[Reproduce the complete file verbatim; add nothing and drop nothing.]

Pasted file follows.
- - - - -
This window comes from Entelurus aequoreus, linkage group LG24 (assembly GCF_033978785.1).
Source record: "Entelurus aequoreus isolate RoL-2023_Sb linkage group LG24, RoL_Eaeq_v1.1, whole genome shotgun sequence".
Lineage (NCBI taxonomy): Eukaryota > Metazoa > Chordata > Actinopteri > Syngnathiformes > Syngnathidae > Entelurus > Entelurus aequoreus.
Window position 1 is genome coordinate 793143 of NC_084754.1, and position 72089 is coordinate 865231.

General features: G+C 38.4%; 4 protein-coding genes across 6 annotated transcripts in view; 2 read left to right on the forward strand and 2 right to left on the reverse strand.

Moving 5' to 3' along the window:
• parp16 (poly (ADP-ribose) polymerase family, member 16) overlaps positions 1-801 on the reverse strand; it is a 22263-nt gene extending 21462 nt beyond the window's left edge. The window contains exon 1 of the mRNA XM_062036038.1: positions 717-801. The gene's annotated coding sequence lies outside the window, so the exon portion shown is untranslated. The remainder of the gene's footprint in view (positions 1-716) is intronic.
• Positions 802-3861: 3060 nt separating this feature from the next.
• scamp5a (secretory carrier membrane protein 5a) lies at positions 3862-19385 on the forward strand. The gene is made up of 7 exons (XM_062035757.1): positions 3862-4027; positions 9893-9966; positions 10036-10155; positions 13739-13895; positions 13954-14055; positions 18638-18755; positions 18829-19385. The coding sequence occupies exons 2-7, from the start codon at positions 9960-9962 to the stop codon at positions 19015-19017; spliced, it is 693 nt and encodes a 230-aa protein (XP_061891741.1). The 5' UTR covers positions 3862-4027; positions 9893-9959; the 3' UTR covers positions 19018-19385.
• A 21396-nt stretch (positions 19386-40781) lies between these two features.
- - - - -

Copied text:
This window comes from Entelurus aequoreus, linkage group LG24 (assembly GCF_033978785.1).
Source record: "Entelurus aequoreus isolate RoL-2023_Sb linkage group LG24, RoL_Eaeq_v1.1, whole genome shotgun sequence".
Lineage (NCBI taxonomy): Eukaryota > Metazoa > Chordata > Actinopteri > Syngnathiformes > Syngnathidae > Entelurus > Entelurus aequoreus.
Window position 1 is genome coordinate 793143 of NC_084754.1, and position 72089 is coordinate 865231.

General features: G+C 38.4%; 4 protein-coding genes across 6 annotated transcripts in view; 2 read left to right on the forward strand and 2 right to left on the reverse strand.

Moving 5' to 3' along the window:
• parp16 (poly (ADP-ribose) polymerase family, member 16) overlaps positions 1-801 on the reverse strand; it is a 22263-nt gene extending 21462 nt beyond the window's left edge. The window contains exon 1 of the mRNA XM_062036038.1: positions 717-801. The gene's annotated coding sequence lies outside the window, so the exon portion shown is untranslated. The remainder of the gene's footprint in view (positions 1-716) is intronic.
• Positions 802-3861: 3060 nt separating this feature from the next.
• scamp5a (secretory carrier membrane protein 5a) lies at positions 3862-19385 on the forward strand. The gene is made up of 7 exons (XM_062035757.1): positions 3862-4027; positions 9893-9966; positions 10036-10155; positions 13739-13895; positions 13954-14055; positions 18638-18755; positions 18829-19385. The coding sequence occupies exons 2-7, from the start codon at positions 9960-9962 to the stop codon at positions 19015-19017; spliced, it is 693 nt and encodes a 230-aa protein (XP_061891741.1). The 5' UTR covers positions 3862-4027; positions 9893-9959; the 3' UTR covers positions 19018-19385.
• A 21396-nt stretch (positions 19386-40781) lies between these two features.